Shannon also posts about events in her local community that she helped organise, such as a neighbourhood festival of lights.


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“The idea was to inspire a neighbourhood of people to do a collective activity that is beautiful in a  strictly sensory way. It’s not about eating or consuming something. It’s just paper and candles and when we all do it, we create this magnificent thing.” 

What is the tiny home experiment? The fractal geometry of joy and healing.

To Shannon, the tiny home movement holds enormous significance and potential to influence our society and future. That’s because it’s a physical manifestation of something bigger – a need to simplify, find peace and healing, and reconnect with the things that are important to us.

“I have a math background. And one of the things that mathematicians do is notice a trend and watch where that trend could go. I’m particularly taken with fractal geometry, where a starting point (the fractal seed) is acted upon by a rule that is applied over and over (recursively). What if we consider tiny homes as seeds and our way of interacting with them as the rule?  “What are the consequences of our actions? What are the consequences of having a great big house that I have to sustain?” And, in contrast, what are the consequences of living in tiny homes? What kind of a world will this lead to?”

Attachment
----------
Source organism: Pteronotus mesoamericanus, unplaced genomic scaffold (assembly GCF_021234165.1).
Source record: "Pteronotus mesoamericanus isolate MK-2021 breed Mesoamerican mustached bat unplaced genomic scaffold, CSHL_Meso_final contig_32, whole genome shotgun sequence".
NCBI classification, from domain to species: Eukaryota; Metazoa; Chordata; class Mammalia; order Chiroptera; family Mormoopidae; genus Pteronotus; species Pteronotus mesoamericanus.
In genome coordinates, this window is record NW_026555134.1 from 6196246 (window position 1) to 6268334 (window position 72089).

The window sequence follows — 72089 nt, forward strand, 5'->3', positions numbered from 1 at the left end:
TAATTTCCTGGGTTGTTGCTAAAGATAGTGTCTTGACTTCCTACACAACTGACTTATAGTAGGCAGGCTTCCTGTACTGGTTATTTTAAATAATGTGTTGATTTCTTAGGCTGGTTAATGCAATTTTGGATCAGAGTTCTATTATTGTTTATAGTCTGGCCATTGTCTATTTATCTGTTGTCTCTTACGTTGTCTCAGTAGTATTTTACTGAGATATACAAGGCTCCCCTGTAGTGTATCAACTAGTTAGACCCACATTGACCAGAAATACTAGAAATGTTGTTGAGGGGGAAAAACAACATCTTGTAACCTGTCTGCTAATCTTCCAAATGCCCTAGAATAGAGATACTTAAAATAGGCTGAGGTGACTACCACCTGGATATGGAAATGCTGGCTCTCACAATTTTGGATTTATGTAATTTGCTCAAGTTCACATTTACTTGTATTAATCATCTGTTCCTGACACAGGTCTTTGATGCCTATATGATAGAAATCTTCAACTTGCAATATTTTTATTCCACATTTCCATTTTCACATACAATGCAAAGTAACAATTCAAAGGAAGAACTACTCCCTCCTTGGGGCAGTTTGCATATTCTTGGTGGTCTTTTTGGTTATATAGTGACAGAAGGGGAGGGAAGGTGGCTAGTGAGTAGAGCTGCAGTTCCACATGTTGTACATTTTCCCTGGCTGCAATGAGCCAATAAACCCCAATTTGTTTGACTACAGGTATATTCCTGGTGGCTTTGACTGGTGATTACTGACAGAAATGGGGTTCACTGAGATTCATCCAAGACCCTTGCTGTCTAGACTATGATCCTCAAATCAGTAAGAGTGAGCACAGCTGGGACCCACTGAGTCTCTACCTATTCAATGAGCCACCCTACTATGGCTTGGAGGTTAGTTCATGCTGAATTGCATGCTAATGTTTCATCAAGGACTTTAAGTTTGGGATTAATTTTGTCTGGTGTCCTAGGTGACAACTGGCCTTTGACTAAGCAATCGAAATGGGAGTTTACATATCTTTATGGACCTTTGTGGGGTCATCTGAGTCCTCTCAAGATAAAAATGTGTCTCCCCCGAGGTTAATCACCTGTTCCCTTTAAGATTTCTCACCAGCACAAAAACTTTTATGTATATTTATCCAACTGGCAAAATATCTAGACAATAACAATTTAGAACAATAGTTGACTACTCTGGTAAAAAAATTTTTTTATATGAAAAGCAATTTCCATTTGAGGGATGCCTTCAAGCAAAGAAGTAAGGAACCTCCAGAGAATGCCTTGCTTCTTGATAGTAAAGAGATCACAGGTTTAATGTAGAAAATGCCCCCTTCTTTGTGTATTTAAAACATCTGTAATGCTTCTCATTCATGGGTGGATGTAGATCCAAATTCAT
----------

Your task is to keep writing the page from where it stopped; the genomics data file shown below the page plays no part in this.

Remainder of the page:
Photo: Tiny Vinatarta

“A question that is asked in Indigenous cultures is, “How do my choices affect seven generations?” It’s very important to me to recognize the fundamental connection to the land. What can be more fundamental than where your feet are on the ground? I recognize that when I put my tiny home on land here in Edmonton, I am planting it on Indigenous land. How will I show gratitude for that land? It is important on a fundamental level. It is part of making peace and finding peace….I don’t know what the future of tiny homes and tiny home communities will bring. But I know that when people in my neighbourhood see the tiny house, they smile. People are smiling a lot. I think, a community with more tiny homes would bring an influx of thinkers that are closer to their heart.”

Photo: Tiny Vinatarta